Association Between Visit-to-Visit Variability in Blood Pressure and Cardiovascular Events in Hypertensive Patients After Successful Percutaneous Coronary Intervention

Kouki Gondo, Shin-ichiro Miura, Yasunori Suematsu, Yuhei Shiga, Takashi Kuwano, Makoto Sugihara, Amane Ike, Atsushi Iwata, Kota Motozato, Takaaki Kusumoto, Hiroaki Nishikawa, Keijiro Saku


Background: Visit-to-visit variability (VVV) in blood pressure (BP) in addition to high BP has been shown to be a strong predictor of coronary events and stroke. Therefore, we investigated the associations between VVV in BP or BP levels and cardiovascular events after successful percutaneous coronary intervention (PCI).

Methods: We enrolled 176 hypertensive patients who had undergone successful PCI and who had four clinic visits to measure BP until follow-up coronary angiography (CAG) at 6 - 9 months after PCI. The patients were divided into those with acute coronary syndrome (ACS group; n = 50) and those with stable angina pectoris (SAP group; n = 126). We determined VVV in BP expressed as the standard deviation (SD) of average BP, average, and the maximum and minimum BP during the follow-up period. Major adverse cardiovascular events (MACEs) (myocardial infarction (MI), target lesion revascularization (TLR) and all-cause death) were also analyzed.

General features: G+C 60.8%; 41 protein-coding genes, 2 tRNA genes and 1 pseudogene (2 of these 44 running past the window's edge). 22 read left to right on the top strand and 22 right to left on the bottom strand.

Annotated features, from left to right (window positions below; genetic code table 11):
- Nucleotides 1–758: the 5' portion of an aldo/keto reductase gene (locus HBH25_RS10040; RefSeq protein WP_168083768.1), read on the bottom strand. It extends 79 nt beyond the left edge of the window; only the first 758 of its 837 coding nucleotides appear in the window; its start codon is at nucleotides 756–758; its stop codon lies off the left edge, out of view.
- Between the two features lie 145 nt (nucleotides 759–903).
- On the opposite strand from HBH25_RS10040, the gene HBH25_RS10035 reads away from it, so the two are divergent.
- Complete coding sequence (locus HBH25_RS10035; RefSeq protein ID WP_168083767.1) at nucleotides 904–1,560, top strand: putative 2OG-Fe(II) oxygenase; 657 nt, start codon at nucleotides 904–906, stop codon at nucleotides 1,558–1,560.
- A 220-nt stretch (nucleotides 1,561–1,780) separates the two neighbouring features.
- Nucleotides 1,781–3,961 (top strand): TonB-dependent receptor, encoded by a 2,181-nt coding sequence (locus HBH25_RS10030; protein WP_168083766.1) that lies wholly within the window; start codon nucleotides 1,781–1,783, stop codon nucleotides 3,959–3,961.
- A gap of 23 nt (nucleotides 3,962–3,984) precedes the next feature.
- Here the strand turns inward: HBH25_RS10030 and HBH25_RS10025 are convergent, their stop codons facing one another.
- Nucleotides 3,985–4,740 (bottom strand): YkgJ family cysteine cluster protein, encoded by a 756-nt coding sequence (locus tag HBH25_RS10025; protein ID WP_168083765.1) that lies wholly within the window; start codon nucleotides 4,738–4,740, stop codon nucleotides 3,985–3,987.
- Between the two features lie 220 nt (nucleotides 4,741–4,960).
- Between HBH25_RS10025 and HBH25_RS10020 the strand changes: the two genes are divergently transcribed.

Results: There were no significant differences in VVV in BP, average BP or maximum or minimum BP between the patients with and without MACE in all patients, the ACS and SAP groups. Interestingly, in the ACS group, VVV in SBP and maximum SBP in patients with MI were significantly higher than those in patients without MI. The cut-off levels for VVV in BP and maximum SBP that gave the greatest sensitivity and specificity for MI in the ACS group were 15.1 and 138 mm Hg, respectively.

Conclusion: Higher VVV in SBP and maximum SBP in patients with ACS after successful PCI were associated with the onset of MI.

J Clin Med Res. 2015;7(7):545-550


Visit-to-visit variability in blood pressure; Percutaneous coronary intervention; Major adverse cardiovascular events; Myocardial infarction; Acute coronary syndrome

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